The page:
Just showing up doesn't cut it anymore
Oy. It's cliche to say how time flies, but it does. It was just yesterday when I was shopping around for grade schools to send her to, (here in Milwaukee, you can actually pick as opposed to "you live here, therefore your kid will go there") and now I have to make appointments to look at high schools. When I was in highschool, you just went to a high school for your district. You didn't have to pick. You didn't have to apply and hope you got in. You just showed up.
Stella's at a point in her life where just showing up doesn't cut it anymore, and that's a hard lesson for a teenager to learn. She's never been a girly girl (well, maybe in kindergarten), but she's mostly been athletic ( but not competitive), tree-climbing, get-her-hands-dirty girl, but she is turning into a young woman. She's trying different hair colors (in my day, you would have never heard of such a thing), but her adversity to needles steers her away from pierced ears (or anything else), tattoos, and other arguments I don't have to make with her. She's been begging for contact lenses, not believing me when I tell her that she's one of those beauties who actually looks good in glasses, so she's got several packs of disposables and has gotten the hang of getting them in and out. She doesn't wear makeup (yet) so my advice about putting your makeup on AFTER the lenses goes in is unnecessary. She has a fashion sense -- not a girly or slave-to-Vogue sense-- but a fashion sense nonetheless and I think I have a good feel for her style. It's part Goodwill finds, part basics plus a flair for accessories, and not tacky ones, part, I'll-splurge-on-one-excellent-piece and augment that with basics, and it's always comfortable. She doesn't wear heels, she doesn't have time for things that she can't lounge around in comfortably. She wishes her hair would stay flat and straight, but I've told her, if she's going to mess with haircolor as much as she does, her hair is NOT going to look like a Pantene commercial. She accepts this.
And yet, some things don't change. We had girls over for a slumber party, and a game of Truth of Dare was taking place, with the dares being having to drink some disgusting concoction that they'd created by raiding my spice rack and that shelf in the fridge where one keeps their bottles of rice vinegar, Worcestershire sauce, hoisin sauce, jerk marinade, some salad dressing I bought that looked better on the bottle than it did on the salad, and those three leftover olives (and their juice) from an old martini party. I'm not sure if I wanted to impart my advice to Stella about how to survive Truth or Dare or not, which is, of course, to lie. "Do I have a crush on Billy Johnson? Of course not. Don't be ridiculous." But the reason that i didn't bother was a) Stella can't lie to save her life and b) it's not like she's going to take my advice about anything.. Maybe about the contacts, but that's about it.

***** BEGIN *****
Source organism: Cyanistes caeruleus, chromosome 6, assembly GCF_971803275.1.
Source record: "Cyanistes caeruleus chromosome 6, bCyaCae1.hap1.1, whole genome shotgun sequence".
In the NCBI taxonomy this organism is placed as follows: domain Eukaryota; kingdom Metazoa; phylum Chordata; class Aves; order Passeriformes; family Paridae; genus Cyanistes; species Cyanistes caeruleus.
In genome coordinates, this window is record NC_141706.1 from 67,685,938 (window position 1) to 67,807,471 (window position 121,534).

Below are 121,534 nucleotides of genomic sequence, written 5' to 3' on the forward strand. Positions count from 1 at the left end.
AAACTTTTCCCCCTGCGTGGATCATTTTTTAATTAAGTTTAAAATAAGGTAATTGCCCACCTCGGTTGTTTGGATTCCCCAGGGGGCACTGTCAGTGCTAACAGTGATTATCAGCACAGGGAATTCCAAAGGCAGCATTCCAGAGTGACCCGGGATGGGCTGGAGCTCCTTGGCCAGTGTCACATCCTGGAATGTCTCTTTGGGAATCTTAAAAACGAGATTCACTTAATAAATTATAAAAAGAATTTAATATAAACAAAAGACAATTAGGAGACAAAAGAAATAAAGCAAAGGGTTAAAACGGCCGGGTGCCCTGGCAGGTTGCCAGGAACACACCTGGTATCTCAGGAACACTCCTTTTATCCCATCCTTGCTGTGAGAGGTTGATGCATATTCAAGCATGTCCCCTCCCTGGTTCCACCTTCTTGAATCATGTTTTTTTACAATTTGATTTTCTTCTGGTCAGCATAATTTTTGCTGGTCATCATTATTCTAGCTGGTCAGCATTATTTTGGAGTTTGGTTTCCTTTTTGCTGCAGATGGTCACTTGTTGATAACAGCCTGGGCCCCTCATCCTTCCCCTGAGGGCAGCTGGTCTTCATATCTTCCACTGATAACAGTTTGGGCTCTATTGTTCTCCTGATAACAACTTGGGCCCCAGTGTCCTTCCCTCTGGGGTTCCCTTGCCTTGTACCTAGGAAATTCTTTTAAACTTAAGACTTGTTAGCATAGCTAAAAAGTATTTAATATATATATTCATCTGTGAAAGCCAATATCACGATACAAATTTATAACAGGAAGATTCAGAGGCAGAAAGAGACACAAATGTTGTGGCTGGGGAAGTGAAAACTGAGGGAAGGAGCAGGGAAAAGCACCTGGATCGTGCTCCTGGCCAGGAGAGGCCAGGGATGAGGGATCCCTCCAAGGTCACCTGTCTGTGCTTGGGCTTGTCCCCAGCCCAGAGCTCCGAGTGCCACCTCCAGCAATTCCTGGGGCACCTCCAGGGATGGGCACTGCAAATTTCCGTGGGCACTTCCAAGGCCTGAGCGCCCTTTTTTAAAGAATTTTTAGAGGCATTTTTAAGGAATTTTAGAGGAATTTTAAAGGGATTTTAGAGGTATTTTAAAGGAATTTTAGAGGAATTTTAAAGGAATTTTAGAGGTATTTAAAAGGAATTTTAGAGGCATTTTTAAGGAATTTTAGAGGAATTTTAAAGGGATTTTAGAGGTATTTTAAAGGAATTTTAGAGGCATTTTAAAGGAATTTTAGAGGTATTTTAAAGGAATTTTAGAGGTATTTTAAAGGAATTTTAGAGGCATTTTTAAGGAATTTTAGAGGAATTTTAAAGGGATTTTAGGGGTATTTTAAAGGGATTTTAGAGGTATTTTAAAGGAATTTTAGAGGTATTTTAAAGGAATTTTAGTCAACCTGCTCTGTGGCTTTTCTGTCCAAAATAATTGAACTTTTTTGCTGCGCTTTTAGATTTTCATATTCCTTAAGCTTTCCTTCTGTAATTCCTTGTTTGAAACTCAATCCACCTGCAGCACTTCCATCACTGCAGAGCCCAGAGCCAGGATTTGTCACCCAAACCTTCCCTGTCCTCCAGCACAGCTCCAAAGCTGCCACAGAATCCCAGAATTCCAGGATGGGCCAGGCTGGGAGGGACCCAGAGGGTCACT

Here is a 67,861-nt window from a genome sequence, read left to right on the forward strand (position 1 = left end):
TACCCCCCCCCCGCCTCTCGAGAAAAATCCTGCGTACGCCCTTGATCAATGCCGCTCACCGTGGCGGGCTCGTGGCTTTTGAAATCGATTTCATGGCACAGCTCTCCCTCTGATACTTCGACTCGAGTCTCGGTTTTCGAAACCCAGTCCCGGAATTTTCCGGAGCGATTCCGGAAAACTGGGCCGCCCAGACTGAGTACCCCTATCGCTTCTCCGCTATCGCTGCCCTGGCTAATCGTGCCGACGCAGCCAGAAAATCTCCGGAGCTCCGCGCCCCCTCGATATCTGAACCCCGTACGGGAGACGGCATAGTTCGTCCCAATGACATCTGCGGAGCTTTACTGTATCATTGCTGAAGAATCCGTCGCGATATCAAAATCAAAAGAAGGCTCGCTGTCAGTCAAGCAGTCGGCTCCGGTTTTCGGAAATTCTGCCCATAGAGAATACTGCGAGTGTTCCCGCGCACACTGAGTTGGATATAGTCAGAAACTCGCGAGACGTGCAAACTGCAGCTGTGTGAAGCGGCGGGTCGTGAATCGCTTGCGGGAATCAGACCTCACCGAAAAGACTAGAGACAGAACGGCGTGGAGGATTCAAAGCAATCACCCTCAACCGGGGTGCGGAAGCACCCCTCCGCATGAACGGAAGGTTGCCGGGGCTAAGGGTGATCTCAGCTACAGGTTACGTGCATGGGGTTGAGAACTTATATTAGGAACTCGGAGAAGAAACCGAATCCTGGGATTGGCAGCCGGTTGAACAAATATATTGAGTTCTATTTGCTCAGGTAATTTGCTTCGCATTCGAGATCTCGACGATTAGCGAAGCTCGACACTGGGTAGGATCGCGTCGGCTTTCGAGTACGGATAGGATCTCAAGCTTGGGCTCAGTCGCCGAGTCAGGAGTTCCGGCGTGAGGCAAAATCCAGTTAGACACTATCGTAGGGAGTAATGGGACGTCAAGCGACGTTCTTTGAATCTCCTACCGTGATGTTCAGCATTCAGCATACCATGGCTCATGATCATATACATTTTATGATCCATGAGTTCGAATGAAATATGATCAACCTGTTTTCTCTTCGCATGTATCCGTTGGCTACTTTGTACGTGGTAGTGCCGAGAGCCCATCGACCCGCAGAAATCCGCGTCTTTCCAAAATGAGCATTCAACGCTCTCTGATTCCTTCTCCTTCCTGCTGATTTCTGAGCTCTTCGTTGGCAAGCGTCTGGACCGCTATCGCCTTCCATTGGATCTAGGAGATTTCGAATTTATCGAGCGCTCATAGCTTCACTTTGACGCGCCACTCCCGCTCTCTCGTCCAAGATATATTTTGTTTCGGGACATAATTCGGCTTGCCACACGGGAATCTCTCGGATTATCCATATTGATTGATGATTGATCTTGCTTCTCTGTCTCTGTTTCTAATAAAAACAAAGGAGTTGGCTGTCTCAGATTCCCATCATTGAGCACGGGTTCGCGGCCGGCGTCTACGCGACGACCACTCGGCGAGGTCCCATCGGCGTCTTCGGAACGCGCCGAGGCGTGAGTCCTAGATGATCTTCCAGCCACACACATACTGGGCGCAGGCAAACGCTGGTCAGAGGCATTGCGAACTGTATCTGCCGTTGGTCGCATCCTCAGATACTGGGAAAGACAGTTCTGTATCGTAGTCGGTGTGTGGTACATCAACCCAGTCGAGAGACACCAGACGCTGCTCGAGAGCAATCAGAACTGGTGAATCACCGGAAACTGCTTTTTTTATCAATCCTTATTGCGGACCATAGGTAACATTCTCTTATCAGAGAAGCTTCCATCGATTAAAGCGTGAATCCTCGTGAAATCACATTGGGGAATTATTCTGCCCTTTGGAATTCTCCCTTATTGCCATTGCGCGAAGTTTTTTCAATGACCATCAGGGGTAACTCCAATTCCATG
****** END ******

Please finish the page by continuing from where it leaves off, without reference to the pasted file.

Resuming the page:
And that's where I have to accept this growing up part. I can give her advice, but I can't make her take it. She has to make her mistakes herself-- they're the only way she's going to really learn life lessons. It's always been this way, but before, the life lesson was, "Trust me, don't spend your money on this stupid Barbie set that's only going to work once." Now the life lessons are harder, and the mistakes are ones I wish she didn't have to make to learn. I'm having to accept this is a time in her life when my ability to protect her is going to be less accessible, yet more needed.
It helps a lot that fundamentally, she's a good kid. She's a whiner, but she capitulates and does her homework and academically I'm not worried at all. She still calls me on it when I -- or anybody-- uses vulgar language, and while she whines about the rules, she follows them. She cares for her animals (she has two adorable rats named Finn and Jake) as carefully as a new mother cares for a child, and the neighborhood kids -- all younger than her -- follow her around like the pied piper. She's not perfect, but she's a darn good kid who's hitting a hard part of life. And she's all of thirteen, on the brink of turning into a young adult. It's scary and exciting, but, deep breath, here goes.